Why the LAX Shooter Should Be Charged as a Terrorist
Paul Anthony Ciancia reportedly entered the Los Angeles Airport on Friday with the express motive to kill federal law enforcement officers—and he allegedly did just that. According to police, he shot and killed TSA officer Gerardo I. Hernandez at point blank range. In fact, according to the official complaint filed by the FBI, Ciancia was so intent on killing TSA officers that after he initially shot Hernandez, he returned a few moments later to shoot the already wounded officer again because he noticed him moving.
Ciancia allegedly went on to shoot and wound two other TSA officers before being shot himself and apprehended. He’s currently charged with murder and with discharging a weapon in an airport. Ciancia was too wounded to answer questions as of Sunday.
To me, this attack wasn’t a case of transitory anger. No, this appears to have been a premeditated attack by a person with a political grievance who came heavily armed to the airport with the clear mission to kill federal law enforcement officers.
How can I say that? Simple, according to the FBI’s complaint, Ciancia was carrying a handwritten note at the time of the attack in which he allegedly described himself as a “pissed-off patriot” angered by the TSA’s violation of his constitutional rights.
His note also allegedly included the statement that he wanted to “kill TSA" and "instill fear into their traitorous minds." In addition, he allegedly expressed anger towards former Homeland Security Director Janet Napolitano, FBI special agent in charge David Bowdich revealed in a press conference on Saturday.
If all of this is proven to be true, this was a man with a political agenda who was angered by our government's airport security policy and allegedly employed violence to change it. Plain and simple: This attack was an act of domestic terrorism.
Under federal law, “domestic terrorism" is defined as an act that violates State or Federal law (for example, murder) and the action must “appear to be intended to:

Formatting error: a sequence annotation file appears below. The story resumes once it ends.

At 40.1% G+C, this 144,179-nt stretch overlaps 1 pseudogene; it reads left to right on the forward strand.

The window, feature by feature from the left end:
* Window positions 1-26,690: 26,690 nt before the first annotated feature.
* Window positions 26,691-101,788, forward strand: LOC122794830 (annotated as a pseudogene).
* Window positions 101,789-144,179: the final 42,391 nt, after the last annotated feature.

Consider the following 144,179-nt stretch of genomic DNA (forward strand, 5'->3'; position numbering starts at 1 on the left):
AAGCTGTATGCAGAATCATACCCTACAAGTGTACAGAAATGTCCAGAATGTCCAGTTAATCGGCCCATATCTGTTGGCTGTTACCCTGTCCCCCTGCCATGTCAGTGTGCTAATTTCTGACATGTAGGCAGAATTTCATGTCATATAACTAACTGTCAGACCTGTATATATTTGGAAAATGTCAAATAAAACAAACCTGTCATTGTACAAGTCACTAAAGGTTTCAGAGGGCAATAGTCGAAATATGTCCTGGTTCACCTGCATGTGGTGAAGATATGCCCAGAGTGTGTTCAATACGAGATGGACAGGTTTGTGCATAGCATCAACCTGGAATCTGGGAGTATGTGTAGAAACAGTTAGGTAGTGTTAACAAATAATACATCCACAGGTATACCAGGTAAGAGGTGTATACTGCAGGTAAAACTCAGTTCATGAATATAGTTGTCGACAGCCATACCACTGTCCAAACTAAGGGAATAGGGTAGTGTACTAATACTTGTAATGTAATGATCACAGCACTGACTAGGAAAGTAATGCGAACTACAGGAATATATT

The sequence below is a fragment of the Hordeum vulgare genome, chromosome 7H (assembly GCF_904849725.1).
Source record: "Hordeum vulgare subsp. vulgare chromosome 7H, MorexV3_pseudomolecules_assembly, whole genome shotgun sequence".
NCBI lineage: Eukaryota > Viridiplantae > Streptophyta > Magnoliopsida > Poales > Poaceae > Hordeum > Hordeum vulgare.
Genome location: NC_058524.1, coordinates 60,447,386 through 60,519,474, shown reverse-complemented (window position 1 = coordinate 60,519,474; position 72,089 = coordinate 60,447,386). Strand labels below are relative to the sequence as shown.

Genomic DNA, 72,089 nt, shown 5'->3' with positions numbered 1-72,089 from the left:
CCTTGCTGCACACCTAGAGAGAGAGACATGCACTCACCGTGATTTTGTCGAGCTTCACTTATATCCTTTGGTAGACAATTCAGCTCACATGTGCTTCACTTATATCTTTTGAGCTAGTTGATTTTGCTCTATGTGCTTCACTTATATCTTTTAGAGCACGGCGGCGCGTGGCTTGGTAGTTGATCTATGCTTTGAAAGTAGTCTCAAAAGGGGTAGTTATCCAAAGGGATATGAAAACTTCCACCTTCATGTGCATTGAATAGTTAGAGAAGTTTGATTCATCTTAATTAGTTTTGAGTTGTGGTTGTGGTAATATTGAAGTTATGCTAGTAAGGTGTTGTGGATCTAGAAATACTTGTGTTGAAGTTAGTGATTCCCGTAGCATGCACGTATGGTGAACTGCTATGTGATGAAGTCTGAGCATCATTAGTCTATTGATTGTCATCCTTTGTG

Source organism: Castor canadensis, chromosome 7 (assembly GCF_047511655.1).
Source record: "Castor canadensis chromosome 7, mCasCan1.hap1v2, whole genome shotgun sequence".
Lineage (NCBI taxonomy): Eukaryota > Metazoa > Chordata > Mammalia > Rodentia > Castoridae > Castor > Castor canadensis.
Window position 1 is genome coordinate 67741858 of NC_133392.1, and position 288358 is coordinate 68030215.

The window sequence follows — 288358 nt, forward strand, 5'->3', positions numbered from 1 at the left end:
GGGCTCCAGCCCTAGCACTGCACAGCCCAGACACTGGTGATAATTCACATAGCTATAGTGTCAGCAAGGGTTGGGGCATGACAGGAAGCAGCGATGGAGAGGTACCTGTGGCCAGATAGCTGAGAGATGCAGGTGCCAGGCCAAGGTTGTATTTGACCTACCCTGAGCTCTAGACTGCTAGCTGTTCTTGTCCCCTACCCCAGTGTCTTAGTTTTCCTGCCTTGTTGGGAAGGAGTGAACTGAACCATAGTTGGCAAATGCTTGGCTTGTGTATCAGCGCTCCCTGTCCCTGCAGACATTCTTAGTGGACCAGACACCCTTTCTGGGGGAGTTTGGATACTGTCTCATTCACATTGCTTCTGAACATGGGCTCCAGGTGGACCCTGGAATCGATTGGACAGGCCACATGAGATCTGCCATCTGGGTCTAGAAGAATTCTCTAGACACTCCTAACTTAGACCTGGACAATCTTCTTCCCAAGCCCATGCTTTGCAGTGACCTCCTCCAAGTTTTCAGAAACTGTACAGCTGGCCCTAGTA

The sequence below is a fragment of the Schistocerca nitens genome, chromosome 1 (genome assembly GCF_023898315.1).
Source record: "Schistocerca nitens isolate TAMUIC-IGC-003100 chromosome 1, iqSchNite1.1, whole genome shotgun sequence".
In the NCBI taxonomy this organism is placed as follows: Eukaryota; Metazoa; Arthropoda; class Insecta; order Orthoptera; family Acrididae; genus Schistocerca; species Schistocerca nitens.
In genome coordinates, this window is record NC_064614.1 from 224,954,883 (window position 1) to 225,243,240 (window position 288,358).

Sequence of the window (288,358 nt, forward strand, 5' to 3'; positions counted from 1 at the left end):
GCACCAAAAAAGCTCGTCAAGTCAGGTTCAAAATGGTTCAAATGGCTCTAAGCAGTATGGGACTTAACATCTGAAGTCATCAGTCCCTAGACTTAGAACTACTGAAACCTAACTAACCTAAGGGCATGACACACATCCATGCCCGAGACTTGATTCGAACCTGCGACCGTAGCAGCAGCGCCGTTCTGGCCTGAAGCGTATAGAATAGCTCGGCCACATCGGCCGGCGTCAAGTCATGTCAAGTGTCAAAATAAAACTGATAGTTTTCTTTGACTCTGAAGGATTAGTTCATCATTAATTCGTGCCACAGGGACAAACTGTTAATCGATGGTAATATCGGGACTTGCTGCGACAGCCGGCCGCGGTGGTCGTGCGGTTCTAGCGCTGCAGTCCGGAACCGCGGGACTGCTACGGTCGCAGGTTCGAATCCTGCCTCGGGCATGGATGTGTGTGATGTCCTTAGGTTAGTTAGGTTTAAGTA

(i) to intimidate or coerce a civilian population;
(ii) to influence the policy of a government by intimidation or coercion; or
(iii) to affect the conduct of a government by mass destruction, assassination, or kidnapping.
The handwritten note allegedly carried by Ciancia, according to law enforcement, makes it plain that his goal was to “affect the conduct of government by “ killing TSA employees. Ciancia was an angry patriot who apparently felt that TSA officers were treading on the constitutional rights of Americans. Thus, he allegedly used violence to protest and/or change this policy.
How can this be anything but “domestic terrorism”? But still, we barely hear any calls for him to be charged with this federal crime. And I have heard few references in the media to this being a possible act of terrorism. The U.S. Department of Justice declined to comment regarding whether Ciancia should be charged with terrorism.
Let me ask this simple question: If the shooter had been Muslim and had entered LAX with the express intention to kill federal law enforcement officers, is there any doubt he would be charged as a terrorist? And if he weren’t, there would be an outcry from people across the nation demanding it.
Our system of justice demands that we apply the same standard if the suspect is dark-skinned and Muslim or white and non-Muslim—or any other race or religion for that matter. Terrorism is not committed by just one religion, race or ethnicity. Terrorism knows no such bounds and historically has been used by different groups for various reasons, including bringing attention to grievances, enacting revenge, and effectuating changes in a governmental policy.
But too often we appear to subscribe to the philosophy that if a suspect is Muslim, it’s assumed to be an act of terrorism. But if a person is not Muslim, we assume he or she is mentally unstable, delusional or simply wasn’t hugged enough as a child. This philosophy is not only wrong, it’s dangerous.
The risk posed by this approach is that we will ignore warning signs of radicalization when non-Muslims evidence them. But as we have seen in the case of the Oklahoma City bombers, eco-terrorists, and members of the FBI's list of most wanted domestic terrorists, people who have committed acts of domestic terrorism come in different backgrounds and are motivated by different causes.
And sure some will ask: why wasn’t Major Nidal Hassan, who was convicted of killing 13 people and injuring more than 40 at Fort Hood, charged with "terrorism"? Well it's the same reason why Sergeant Robert Bales, who killed 17 Afghanis, including women and children, many in their bed, and then gruesomely burned some of their bodies, wasn’t charged with an act of terrorism. Both those cases were within the exclusive purview of the military since Bales and Hassan were active duty servicemen and terrorism is currently not a charge under Uniform Code of Military Justice.
The investigation of LAX shooter isn't over yet. It's my hope he will be charged with committing an act of domestic terrorism for two reasons. For one, the law demands it. Second, it will serve as a reminder that we must remain vigilantly alert for signs of radicalization regardless of the background of the person. This colorblind approach to fighting terrorism could end up saving the lives of many people-including possibly even your own.